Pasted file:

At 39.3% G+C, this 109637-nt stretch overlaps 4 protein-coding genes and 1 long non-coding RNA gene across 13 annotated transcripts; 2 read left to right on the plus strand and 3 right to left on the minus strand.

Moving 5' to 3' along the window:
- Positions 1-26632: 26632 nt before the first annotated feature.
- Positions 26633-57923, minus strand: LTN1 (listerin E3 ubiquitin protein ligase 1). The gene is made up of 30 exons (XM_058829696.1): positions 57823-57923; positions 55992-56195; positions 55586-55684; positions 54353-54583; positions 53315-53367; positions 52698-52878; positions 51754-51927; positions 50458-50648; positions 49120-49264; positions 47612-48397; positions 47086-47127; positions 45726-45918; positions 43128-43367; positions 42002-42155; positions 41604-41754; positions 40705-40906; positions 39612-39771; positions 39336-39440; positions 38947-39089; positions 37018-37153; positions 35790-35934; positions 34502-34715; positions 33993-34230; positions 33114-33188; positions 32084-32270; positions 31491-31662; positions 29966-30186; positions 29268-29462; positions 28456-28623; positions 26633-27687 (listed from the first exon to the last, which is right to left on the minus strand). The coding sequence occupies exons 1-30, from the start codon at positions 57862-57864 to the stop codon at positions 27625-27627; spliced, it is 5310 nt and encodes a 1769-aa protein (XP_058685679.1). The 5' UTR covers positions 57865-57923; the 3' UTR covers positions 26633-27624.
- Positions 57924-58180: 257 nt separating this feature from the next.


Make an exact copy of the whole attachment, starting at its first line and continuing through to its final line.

At 39.3% G+C, this 109637-nt stretch overlaps 4 protein-coding genes and 1 long non-coding RNA gene across 13 annotated transcripts; 2 read left to right on the plus strand and 3 right to left on the minus strand.

Moving 5' to 3' along the window:
- Positions 1-26632: 26632 nt before the first annotated feature.
- Positions 26633-57923, minus strand: LTN1 (listerin E3 ubiquitin protein ligase 1). The gene is made up of 30 exons (XM_058829696.1): positions 57823-57923; positions 55992-56195; positions 55586-55684; positions 54353-54583; positions 53315-53367; positions 52698-52878; positions 51754-51927; positions 50458-50648; positions 49120-49264; positions 47612-48397; positions 47086-47127; positions 45726-45918; positions 43128-43367; positions 42002-42155; positions 41604-41754; positions 40705-40906; positions 39612-39771; positions 39336-39440; positions 38947-39089; positions 37018-37153; positions 35790-35934; positions 34502-34715; positions 33993-34230; positions 33114-33188; positions 32084-32270; positions 31491-31662; positions 29966-30186; positions 29268-29462; positions 28456-28623; positions 26633-27687 (listed from the first exon to the last, which is right to left on the minus strand). The coding sequence occupies exons 1-30, from the start codon at positions 57862-57864 to the stop codon at positions 27625-27627; spliced, it is 5310 nt and encodes a 1769-aa protein (XP_058685679.1). The 5' UTR covers positions 57865-57923; the 3' UTR covers positions 26633-27624.
- Positions 57924-58180: 257 nt separating this feature from the next.